Her grandpa Rab struggled up in bed, rheumy blue eyes squinting out into the hospice corridor. Satisfied nobody was eavesdropping, he slumped back into his pillows. “Alex, pet, I’m falling to pieces here. There’s something I need to tell you before it’s too late, a secret I’d never dream of telling your dad.” He coughed, a phlegmy bubbling hack, and fumbled the plastic mask back over his mouth and nose.
Alex found the sight heartrending, and still couldn’t believe that her big burly grandpa had become this withered husk of a man. The only person that truly understood her and here he was crumbling like a condemned house riddled with rot. Her grandpa had always been a bit mental: mad as a bath full of cats but still the smartest person she’d ever met, and cool in a peculiar sort of way. Now it was almost like he was a different person.
He was marshalling his strength to tell her yet another of his supposed secrets and she wondered if this one would be an absent-minded repeat or a work of total fantasy. Hopefully it wouldn’t be like clearing his browser history again. Ick.
She waited until he was ready to continue, her mind dwelling on a bleak future without him. One more year and she could escape to university…but that year loomed like forever, and only her grandpa accepted she didn’t have the faintest interest in studying accountancy or law, despite her parents’ badgering and blackmail.
Finally, he eased the mask aside. “There is a metal box hidden up in my loft behind the old water tank. The key is taped to the back of that pig-ugly painting in the bedroom…your granny loved that horrible old thing…” His eyes clouded over with loss, still deep and fresh after fifteen years. He loved fiercely and hurt keenly, living life joyfully, each day a gift. Alex admired that vibrant ethic, so very unlike her parents – if you cut them they’d ooze a dull grey.
She never could resist a mystery. “No problem,” Alex said. “What’s in it? You want me to get rid of it, or…?”
He gasped in pain, covering his mouth with a hand. Blood seeped from between his fingers and pure terror filled his eyes. “Teeth…iron teeth…”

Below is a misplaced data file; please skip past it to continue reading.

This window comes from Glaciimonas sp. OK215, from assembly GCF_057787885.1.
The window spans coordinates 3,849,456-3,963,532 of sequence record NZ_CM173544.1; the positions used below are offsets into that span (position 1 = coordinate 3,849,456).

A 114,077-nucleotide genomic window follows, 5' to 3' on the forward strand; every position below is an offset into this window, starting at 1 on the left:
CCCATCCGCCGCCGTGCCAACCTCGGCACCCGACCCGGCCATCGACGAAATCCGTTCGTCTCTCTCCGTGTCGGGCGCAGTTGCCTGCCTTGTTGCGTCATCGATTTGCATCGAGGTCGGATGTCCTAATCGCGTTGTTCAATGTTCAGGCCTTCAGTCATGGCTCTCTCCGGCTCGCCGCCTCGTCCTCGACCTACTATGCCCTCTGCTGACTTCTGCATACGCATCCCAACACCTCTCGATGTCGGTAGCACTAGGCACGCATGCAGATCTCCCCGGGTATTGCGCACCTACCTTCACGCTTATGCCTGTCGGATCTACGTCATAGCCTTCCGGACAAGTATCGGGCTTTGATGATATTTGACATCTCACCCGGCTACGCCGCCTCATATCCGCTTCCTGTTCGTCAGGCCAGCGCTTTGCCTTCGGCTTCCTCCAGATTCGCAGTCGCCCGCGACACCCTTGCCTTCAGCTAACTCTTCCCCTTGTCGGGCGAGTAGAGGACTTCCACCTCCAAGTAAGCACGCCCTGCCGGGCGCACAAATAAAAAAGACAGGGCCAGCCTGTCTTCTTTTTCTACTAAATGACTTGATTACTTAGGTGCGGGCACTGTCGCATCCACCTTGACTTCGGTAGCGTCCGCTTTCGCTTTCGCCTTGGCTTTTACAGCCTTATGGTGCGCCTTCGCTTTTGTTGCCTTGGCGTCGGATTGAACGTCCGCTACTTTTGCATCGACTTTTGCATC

Alex sat straight and chewed on her lip piercing. Another delusion? Her grandpa shuddered, closed his eyes and lapsed into silence, breathing slowing. She waited, but when he didn’t continue she poked him in the leg. “So what do you want me to do with it? Grandpa?”
“Best you leave him to rest,” a young nurse said from the doorway. “Talking takes a lot out of him now.”
Judging from the dark circles under her eyes, Alex thought the nurse should take her own advice. She held her grandpa’s hand, careful of the drip taped to the back. It was big and calloused and lined with old scars, but so thin now. “See you later Grandpa. Stay cool, yeah.”
She slung her bag over a shoulder and trudged to the bus stop, to head home. Home…to her it was just a place she lived: all modern and plastic where everything had its set place. Her grandpa’s creaky old house with its open fire and heaving bookshelves felt more like a home should. Outside the hospice she paused to look up at his window. A shiver rippled up her spine. That look of terror on the old man’s face…
Her mum stood with crossed arms, tapping her foot, you stupid girl stamped across her face. “He’s an old man with lung cancer. Don’t you dare bother him with your petty problems.”
“He’s the only one that understands me,” Alex snarled. “For once in my life I want to do what I want to do?”